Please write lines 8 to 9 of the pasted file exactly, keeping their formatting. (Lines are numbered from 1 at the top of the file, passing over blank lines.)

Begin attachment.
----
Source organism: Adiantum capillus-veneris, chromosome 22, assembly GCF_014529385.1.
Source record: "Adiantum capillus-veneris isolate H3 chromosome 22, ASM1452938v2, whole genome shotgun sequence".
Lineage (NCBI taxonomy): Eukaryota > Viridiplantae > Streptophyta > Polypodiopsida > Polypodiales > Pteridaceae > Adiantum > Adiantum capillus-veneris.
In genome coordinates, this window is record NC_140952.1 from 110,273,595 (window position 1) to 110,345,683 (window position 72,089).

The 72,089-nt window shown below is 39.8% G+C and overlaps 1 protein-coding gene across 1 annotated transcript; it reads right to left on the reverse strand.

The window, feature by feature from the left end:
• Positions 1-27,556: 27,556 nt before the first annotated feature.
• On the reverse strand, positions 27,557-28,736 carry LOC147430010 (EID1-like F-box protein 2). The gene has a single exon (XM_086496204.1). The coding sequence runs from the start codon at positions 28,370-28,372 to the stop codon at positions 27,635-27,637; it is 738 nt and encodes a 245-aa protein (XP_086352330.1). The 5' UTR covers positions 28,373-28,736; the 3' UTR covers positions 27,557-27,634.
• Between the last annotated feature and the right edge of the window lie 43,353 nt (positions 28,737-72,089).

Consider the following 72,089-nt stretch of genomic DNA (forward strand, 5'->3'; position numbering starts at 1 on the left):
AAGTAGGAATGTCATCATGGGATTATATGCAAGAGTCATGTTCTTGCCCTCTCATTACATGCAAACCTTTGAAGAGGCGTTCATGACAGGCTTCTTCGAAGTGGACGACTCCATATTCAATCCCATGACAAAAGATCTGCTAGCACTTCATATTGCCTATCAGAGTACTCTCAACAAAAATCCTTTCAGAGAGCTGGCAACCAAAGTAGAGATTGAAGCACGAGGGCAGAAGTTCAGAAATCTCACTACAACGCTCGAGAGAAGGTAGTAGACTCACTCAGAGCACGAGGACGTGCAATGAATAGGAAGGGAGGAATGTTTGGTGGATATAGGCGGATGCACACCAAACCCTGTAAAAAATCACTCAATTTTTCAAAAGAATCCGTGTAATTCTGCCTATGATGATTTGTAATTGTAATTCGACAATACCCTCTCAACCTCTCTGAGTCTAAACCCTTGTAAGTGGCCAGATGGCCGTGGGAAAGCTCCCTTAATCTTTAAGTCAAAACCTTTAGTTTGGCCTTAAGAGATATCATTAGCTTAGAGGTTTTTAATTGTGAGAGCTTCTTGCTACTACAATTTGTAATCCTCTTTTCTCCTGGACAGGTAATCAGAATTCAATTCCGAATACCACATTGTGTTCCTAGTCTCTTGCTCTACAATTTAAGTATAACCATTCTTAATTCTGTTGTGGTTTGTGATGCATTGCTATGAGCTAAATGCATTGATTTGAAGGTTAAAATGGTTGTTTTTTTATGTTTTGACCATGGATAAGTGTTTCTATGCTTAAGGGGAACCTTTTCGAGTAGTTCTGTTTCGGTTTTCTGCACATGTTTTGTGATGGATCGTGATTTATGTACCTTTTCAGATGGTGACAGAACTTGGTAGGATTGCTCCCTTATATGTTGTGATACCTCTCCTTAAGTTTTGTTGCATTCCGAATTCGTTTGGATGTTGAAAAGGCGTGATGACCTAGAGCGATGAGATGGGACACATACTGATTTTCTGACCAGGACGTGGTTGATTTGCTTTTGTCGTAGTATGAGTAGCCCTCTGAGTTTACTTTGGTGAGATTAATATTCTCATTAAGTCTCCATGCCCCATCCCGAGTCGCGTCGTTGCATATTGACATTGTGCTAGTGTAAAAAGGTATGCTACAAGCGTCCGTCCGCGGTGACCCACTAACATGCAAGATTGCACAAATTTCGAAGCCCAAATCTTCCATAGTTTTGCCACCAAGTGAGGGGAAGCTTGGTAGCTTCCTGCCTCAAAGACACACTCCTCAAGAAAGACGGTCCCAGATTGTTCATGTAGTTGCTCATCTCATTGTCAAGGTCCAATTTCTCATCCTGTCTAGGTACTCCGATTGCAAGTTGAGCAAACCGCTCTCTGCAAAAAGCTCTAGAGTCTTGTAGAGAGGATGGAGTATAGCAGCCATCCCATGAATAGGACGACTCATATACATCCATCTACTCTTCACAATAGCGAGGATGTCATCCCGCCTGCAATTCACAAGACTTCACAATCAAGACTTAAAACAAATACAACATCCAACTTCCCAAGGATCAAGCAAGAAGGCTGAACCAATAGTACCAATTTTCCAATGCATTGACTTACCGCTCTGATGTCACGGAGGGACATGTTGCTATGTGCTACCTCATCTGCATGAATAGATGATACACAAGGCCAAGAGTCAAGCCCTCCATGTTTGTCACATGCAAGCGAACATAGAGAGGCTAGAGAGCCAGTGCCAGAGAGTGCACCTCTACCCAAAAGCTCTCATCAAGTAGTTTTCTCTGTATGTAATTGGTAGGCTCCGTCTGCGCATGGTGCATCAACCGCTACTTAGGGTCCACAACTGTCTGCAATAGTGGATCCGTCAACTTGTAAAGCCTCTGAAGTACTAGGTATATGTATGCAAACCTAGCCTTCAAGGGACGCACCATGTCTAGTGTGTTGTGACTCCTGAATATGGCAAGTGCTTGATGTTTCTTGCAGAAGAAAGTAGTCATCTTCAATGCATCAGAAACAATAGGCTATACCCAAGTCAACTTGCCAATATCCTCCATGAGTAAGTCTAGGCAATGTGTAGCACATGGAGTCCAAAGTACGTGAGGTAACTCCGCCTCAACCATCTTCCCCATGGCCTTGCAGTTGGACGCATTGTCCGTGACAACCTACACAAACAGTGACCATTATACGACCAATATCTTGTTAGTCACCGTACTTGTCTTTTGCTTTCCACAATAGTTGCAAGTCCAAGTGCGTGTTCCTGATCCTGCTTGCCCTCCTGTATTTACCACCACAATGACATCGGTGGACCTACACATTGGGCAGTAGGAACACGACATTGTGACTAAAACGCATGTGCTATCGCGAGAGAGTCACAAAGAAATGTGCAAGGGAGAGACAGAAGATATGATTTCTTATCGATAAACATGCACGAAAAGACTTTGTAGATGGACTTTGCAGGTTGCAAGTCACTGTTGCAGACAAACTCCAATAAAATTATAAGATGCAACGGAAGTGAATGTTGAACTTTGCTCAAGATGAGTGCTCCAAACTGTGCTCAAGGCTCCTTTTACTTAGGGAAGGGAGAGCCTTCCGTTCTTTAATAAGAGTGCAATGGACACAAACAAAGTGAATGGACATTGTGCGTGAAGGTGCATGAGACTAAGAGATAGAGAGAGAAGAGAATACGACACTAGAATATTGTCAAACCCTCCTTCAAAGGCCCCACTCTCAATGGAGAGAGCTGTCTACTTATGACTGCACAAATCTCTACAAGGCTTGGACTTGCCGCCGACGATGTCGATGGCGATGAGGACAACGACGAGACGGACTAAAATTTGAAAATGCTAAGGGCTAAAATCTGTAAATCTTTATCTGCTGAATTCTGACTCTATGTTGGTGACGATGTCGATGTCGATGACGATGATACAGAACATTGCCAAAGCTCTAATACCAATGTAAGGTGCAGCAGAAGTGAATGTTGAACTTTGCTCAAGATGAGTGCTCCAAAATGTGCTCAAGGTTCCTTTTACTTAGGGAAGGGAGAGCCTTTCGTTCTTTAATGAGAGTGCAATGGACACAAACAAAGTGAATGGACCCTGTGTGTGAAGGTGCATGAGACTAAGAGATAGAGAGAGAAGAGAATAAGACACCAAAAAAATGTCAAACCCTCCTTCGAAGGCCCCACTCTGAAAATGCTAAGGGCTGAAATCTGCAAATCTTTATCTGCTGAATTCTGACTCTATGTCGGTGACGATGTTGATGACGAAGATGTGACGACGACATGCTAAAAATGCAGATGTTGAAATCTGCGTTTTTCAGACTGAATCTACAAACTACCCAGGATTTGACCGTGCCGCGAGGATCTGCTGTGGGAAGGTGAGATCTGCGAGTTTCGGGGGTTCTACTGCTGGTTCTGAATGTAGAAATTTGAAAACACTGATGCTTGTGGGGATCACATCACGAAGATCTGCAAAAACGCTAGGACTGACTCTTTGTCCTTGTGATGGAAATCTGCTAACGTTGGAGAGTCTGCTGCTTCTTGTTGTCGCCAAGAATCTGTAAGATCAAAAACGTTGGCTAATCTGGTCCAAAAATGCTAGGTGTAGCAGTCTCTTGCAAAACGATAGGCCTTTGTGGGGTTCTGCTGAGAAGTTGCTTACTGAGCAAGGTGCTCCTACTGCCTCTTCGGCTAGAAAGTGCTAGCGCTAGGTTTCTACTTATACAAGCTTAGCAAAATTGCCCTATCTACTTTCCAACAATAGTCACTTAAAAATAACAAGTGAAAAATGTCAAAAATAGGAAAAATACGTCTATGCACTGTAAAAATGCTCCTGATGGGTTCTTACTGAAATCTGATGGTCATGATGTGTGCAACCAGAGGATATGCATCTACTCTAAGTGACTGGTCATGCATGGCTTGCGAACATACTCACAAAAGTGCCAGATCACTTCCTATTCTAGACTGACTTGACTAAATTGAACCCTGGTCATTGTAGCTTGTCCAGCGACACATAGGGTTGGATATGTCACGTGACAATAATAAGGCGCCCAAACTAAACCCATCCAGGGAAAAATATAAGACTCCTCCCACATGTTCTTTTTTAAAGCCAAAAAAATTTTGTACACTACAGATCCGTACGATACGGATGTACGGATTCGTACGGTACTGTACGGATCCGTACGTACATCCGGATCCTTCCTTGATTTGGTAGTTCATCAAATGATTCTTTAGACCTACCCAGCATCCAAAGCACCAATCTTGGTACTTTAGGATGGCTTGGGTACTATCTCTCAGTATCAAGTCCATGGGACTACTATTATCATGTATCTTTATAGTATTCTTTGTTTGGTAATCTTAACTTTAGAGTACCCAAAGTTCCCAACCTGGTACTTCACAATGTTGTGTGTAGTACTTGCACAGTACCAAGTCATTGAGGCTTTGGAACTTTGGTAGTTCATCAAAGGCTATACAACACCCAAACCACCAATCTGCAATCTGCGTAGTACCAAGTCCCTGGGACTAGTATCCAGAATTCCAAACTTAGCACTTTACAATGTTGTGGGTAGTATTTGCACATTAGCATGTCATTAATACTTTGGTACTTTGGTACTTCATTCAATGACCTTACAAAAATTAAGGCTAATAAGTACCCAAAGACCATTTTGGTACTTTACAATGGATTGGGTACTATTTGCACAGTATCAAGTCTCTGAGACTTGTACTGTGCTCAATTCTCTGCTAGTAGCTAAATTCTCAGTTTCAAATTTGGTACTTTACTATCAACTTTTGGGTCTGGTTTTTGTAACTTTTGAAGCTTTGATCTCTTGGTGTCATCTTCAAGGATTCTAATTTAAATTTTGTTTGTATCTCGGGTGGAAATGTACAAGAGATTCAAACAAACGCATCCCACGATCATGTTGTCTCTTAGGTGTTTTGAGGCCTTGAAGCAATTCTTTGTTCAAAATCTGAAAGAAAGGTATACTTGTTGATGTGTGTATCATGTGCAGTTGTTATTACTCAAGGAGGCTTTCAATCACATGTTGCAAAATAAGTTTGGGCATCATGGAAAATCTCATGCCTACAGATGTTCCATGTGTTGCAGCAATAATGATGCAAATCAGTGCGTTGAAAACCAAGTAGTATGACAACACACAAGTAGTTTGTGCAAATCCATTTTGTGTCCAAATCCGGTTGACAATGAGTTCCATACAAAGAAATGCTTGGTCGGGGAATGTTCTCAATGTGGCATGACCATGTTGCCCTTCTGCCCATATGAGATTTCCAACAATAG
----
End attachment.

• On the reverse strand, positions 27,557-28,736 carry LOC147430010 (EID1-like F-box protein 2). The gene has a single exon (XM_086496204.1). The coding sequence runs from the start codon at positions 28,370-28,372 to the stop codon at positions 27,635-27,637; it is 738 nt and encodes a 245-aa protein (XP_086352330.1). The 5' UTR covers positions 28,373-28,736; the 3' UTR covers positions 27,557-27,634.
• Between the last annotated feature and the right edge of the window lie 43,353 nt (positions 28,737-72,089).